Matt Baumgartner – University of Maryland
I heard about Southwestern Advantage at the University of Maryland.
I grew up in an over-protective environment. Part of this was due to my parents, but part of it was also self-imposed. I was definitely the quiet/shy kid, never quite fitting in nor able to get comfortable. I had always gotten straight A’s, but despite the effort I put into getting the grades, it didn’t give me satisfaction/happiness. Despite my shyness however, I wasn’t afraid of hard work; I loved being productive.
Every summer since I was 14 I had worked at my dad’s boat dealership and busted my butt for him. I was surrounded by people who didn’t enjoy working; they only complied with what they were told to do. They complained every chance they could, about anything and everything. They cut corners. They were “friends” with each other, but then stabbed each other in the back. They looked down upon me because I was young and the boss’s son, that I was just a privileged spoiled kid. I prided myself in outworking the other employees, so I often got frustrated when I didn’t get recognition or appreciated for my effort. It also irritated me that I got paid less than them just because they had “seniority”, that all they had to do was punch a time clock to make money.
I value those summers; they helped me realize that this type of work/attitude was not for me. I had to do something different, something for myself, something where I could start from scratch and make a name for myself.
I started opening up more in college, but for the most part was still a shy and nerdy kid. That March when Jami approached me about Southwestern, I was really looking for something to do that summer. I had been sending out my resume to different aerospace companies, but never did any follow up work.
The next day, I almost didn’t go to the meeting, mostly due to my social anxiety. When I arrived, I saw an attractive lady who was dressed up and standing outside, so of course I got nervous and continued to walk past, pretending like I was lost. After 3 times past, she finally asked if I was looking for the Southwestern information meeting. Embarrassed, I mumbled something about being lost and stepped into the meeting.
After my initial awkwardness passed, I began to listen to the advantages and challenges they were explaining.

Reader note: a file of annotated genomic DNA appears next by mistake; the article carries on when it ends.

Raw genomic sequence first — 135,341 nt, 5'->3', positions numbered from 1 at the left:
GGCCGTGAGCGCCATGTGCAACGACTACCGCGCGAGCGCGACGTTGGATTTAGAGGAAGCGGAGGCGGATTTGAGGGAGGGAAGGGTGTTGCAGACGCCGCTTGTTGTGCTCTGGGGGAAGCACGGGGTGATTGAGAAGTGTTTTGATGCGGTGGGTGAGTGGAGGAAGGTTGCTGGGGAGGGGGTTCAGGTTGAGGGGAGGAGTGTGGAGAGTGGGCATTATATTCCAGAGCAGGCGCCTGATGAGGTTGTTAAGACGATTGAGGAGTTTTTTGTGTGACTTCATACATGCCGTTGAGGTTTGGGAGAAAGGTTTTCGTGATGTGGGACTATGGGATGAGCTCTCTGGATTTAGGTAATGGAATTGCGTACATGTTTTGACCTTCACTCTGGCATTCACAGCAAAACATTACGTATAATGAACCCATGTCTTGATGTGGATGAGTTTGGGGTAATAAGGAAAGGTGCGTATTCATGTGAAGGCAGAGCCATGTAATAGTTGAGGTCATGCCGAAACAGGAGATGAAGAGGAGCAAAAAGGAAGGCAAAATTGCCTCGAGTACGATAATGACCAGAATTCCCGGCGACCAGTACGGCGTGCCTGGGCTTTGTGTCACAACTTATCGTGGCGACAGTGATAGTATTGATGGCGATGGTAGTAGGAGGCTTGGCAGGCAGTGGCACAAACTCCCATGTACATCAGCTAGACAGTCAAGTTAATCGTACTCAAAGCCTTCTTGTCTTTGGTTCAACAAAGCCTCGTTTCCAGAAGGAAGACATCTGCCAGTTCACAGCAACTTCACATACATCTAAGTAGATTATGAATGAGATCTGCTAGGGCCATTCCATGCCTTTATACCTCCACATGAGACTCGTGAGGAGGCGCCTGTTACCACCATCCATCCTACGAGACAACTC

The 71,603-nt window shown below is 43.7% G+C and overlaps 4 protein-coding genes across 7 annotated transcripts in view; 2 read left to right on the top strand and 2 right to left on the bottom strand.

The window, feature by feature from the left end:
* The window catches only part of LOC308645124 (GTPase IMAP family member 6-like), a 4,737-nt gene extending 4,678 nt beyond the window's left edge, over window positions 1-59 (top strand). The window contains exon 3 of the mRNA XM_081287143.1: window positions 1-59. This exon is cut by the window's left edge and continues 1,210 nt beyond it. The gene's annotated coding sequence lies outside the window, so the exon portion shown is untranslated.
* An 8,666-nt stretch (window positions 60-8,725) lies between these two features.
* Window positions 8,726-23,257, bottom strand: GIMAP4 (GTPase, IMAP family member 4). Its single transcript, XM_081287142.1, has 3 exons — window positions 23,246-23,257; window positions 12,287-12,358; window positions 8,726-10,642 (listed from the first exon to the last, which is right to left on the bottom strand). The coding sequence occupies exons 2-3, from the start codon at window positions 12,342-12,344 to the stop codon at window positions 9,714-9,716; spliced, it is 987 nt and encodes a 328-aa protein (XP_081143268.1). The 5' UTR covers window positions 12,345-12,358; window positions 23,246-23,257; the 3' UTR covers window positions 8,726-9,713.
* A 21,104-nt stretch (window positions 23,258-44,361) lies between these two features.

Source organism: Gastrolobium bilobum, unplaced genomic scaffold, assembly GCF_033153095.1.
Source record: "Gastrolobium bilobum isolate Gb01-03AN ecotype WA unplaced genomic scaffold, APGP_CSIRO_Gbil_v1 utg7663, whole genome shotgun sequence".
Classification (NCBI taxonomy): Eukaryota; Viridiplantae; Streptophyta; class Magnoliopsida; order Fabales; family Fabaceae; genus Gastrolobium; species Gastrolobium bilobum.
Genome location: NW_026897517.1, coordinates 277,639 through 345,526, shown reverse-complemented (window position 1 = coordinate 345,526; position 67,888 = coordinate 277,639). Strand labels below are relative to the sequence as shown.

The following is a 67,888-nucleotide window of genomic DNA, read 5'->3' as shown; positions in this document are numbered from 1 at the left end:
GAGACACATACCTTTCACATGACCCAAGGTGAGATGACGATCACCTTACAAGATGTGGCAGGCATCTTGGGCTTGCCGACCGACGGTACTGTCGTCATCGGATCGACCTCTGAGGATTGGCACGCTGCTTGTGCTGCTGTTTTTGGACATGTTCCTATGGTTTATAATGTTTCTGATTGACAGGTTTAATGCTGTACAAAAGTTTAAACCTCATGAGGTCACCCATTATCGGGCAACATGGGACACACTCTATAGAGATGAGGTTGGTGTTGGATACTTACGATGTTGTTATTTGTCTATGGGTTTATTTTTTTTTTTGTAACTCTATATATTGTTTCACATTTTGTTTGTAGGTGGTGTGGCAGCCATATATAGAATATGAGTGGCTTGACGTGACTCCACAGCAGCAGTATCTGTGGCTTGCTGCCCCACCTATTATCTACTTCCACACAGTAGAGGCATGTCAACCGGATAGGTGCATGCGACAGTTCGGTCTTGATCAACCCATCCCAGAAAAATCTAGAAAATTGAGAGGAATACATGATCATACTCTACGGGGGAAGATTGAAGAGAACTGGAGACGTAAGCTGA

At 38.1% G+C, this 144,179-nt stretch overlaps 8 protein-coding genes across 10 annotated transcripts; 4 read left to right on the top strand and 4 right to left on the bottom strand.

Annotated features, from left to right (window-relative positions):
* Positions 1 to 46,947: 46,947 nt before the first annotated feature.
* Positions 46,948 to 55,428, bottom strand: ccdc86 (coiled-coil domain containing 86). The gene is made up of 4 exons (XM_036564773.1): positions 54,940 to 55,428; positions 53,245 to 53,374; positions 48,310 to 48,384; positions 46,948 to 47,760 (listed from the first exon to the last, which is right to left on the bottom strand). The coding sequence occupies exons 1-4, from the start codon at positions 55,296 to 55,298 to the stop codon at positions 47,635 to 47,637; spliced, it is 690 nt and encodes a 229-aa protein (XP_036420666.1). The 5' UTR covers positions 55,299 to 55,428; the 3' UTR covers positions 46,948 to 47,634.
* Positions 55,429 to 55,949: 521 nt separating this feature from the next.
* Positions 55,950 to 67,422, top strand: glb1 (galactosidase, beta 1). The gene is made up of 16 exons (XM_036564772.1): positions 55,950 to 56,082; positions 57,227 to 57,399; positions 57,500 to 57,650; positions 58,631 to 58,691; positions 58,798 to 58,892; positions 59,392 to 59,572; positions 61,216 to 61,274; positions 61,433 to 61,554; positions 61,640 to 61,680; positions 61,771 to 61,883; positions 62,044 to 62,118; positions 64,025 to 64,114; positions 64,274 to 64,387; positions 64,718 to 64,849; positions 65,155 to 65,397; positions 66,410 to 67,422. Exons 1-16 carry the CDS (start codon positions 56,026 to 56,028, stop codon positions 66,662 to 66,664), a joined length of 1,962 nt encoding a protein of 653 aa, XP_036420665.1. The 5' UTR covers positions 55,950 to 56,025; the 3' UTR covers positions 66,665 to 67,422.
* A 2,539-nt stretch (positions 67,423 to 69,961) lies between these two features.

1. It was an effort-based reward system; I would be paid what I was worth.
2. It was a chance to truly break out of my shell, and not just in the sense that I would learn how to relate and talk with people, but also getting away from another summer of being sheltered in the familiarity of home.
3. It was going to be tough, unlike my classes (I graduated with a 3.9 GPA, school wasn’t hard). I knew that completing a challenging program would give me a ton of confidence.
4. The people I would be surrounded by sounded like hard-working, positive people who loved life and sought adventure.
5. Jami was confident and charismatic –– qualities I wanted to develop.
Sold. There was no decision making process for me, I decided during the info meeting that I wanted to do this. My parents were against it, of course. I was their baby, they were used to me being home, but they weren’t going to tell me “no”, they saw that I was determined. Jami must have thought I was a basket case because of how uncomfortable and jittery I was during our interviews. She selected me, trained me, and off we went.
That summer in California was the best thing I’ve done in my life so far. It was just as tough as promised, but worth every second of it. I cannot even begin to describe how much this experience has done for me in terms of confidence, social ability, and all around outlook on life. That summer I ended up making a little over $13,000 and ended up being a top first year salesperson.
I stayed with Southwestern Advantage for six years. I learned more, grew more, and developed more than I did in the first 19 years of my life combined. I became a top salesperson, recruited and trained over 30 people, had top teams, and had top organizations. I got out exactly what I put in, and have never regretted a second.